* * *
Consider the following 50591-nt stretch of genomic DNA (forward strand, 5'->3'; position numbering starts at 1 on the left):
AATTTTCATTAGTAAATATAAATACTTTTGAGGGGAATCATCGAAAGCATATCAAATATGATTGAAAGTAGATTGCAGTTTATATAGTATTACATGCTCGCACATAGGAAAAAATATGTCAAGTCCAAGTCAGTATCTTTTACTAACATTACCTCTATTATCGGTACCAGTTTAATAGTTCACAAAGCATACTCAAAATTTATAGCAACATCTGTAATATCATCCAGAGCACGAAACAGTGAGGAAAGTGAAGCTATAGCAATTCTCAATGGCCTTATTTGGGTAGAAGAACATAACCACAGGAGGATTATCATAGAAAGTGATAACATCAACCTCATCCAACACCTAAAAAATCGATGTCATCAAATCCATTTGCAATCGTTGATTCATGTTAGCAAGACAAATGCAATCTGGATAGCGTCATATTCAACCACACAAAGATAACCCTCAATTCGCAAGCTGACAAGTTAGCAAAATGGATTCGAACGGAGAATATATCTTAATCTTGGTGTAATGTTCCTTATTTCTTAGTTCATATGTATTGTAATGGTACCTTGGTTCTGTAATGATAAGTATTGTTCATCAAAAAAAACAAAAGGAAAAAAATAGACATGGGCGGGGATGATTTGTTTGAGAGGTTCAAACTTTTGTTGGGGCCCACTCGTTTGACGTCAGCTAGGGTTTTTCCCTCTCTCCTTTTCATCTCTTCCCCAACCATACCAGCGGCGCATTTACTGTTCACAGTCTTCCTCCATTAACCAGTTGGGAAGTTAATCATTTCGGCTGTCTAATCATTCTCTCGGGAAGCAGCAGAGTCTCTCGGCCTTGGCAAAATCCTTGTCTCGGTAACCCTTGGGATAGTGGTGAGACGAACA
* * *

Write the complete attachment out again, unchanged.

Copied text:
Consider the following 50591-nt stretch of genomic DNA (forward strand, 5'->3'; position numbering starts at 1 on the left):
AATTTTCATTAGTAAATATAAATACTTTTGAGGGGAATCATCGAAAGCATATCAAATATGATTGAAAGTAGATTGCAGTTTATATAGTATTACATGCTCGCACATAGGAAAAAATATGTCAAGTCCAAGTCAGTATCTTTTACTAACATTACCTCTATTATCGGTACCAGTTTAATAGTTCACAAAGCATACTCAAAATTTATAGCAACATCTGTAATATCATCCAGAGCACGAAACAGTGAGGAAAGTGAAGCTATAGCAATTCTCAATGGCCTTATTTGGGTAGAAGAACATAACCACAGGAGGATTATCATAGAAAGTGATAACATCAACCTCATCCAACACCTAAAAAATCGATGTCATCAAATCCATTTGCAATCGTTGATTCATGTTAGCAAGACAAATGCAATCTGGATAGCGTCATATTCAACCACACAAAGATAACCCTCAATTCGCAAGCTGACAAGTTAGCAAAATGGATTCGAACGGAGAATATATCTTAATCTTGGTGTAATGTTCCTTATTTCTTAGTTCATATGTATTGTAATGGTACCTTGGTTCTGTAATGATAAGTATTGTTCATCAAAAAAAACAAAAGGAAAAAAATAGACATGGGCGGGGATGATTTGTTTGAGAGGTTCAAACTTTTGTTGGGGCCCACTCGTTTGACGTCAGCTAGGGTTTTTCCCTCTCTCCTTTTCATCTCTTCCCCAACCATACCAGCGGCGCATTTACTGTTCACAGTCTTCCTCCATTAACCAGTTGGGAAGTTAATCATTTCGGCTGTCTAATCATTCTCTCGGGAAGCAGCAGAGTCTCTCGGCCTTGGCAAAATCCTTGTCTCGGTAACCCTTGGGATAGTGGTGAGACGAACA